To keep the phone small -- who wants a gigantic flip-phone? -- the handset has a pair of 3.9-inch Super AMOLED screens on the front and back of one part; the base of the phone has standard keypad buttons.
Neither of the displays has a very high resolution but at 768 x 1280 pixels, that still works out to a detailed 382.75 pixels per inch.
not entirely same mgmt. for SMD & LG deals.
LG deal was done under the watch of the "new" gen.counsel that they brought in from Disney. So maybe mgmt.realized they had a bad deal w/ SMD & (hopefully) got a better deal w/ LG. Time will tell.
I think it's 40 days max after the end of a quarter that a company has to publish results, and as you note oled always takes as much time as it can.
It'd b a good question to pose to darice but you will probably get the canned reply about the overall industry being in its infancy, so many external factors could change things, blah blah blah. Mgmt.is so conservative in guidance it's almost like one could write the earnings release a couple of weeks after each Q ends & just be done w/ it. Not sure how long the rule has been 40 days but that much time seems...unnecessary in this day & age of real-time everything.
dell member purchase program has LG 55 Inch OLED Smart TV 55EC9300 3D Curved HDTV with webOS and 3D glasses (4pcs) it for $2299
same site has LG 65 Inch Curved 4K Ultra HD Smart TV 65EG9600 3D OLED UHD TV with 3D glasses (2pcs) for $6,999.99
hopefully means a materials bump
By Se Young Lee
SEOUL, July 10 (Reuters) - Samsung Electronics Co is bringing forward the launch of a key premium smartphone model, a person familiar with the matter told Reuters on Friday, as the South Korean tech giant seeks to revive sales after a sluggish second quarter.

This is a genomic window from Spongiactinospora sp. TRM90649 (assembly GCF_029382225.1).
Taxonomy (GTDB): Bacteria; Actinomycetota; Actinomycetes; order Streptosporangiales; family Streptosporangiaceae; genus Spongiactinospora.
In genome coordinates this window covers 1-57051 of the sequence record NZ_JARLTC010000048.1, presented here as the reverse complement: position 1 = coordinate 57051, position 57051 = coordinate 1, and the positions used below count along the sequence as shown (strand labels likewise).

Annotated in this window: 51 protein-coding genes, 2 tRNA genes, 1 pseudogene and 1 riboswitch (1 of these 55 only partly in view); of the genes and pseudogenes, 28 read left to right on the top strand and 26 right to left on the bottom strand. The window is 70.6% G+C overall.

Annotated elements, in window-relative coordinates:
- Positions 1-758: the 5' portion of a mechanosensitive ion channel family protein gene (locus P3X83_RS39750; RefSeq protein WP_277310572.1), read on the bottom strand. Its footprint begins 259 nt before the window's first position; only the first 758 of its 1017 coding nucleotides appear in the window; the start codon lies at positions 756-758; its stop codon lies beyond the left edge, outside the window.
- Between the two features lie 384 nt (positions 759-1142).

The world's top smartphone maker will launch a new version of its Galaxy Note phablet in mid-August, the person said, declining to be identified due to the sensitivity of the matter. Previous versions, such as the Note 3 and 4, typically launched in September
The mid-August launch will likely put the new Note smartphone model on the market ahead of arch-rival Apple Inc's next iPhones. The U.S. company is preparing for its largest initial production run for new phones so far by the end of the year, the Wall Street Journal reported earlier this week.
Samsung is seeking to rebound from a disappointing 2014, when its annual profit hit a three-year low as smartphone earnings slumped. Though Samsung's earnings are recovering, its second-quarter guidance of a 6.9 trillion won ($6.11 billion) operating profit fell short of market expectations following a supply shortage for the curved-screen version of its flagship Galaxy S6 smartphone.
"I don't know how much the earlier launch will help boost the company's average selling price for smartphones, but this suggests that Samsung will work hard to maintain its market share for the high-end market," said HDC Asset Management fund manager Park Jung-hoon.
the Wikipedia amoled page has a huge list of devices that are variants of the super amoled Samsung trademarked term. not sure how accurate/timely it is but the list is only growing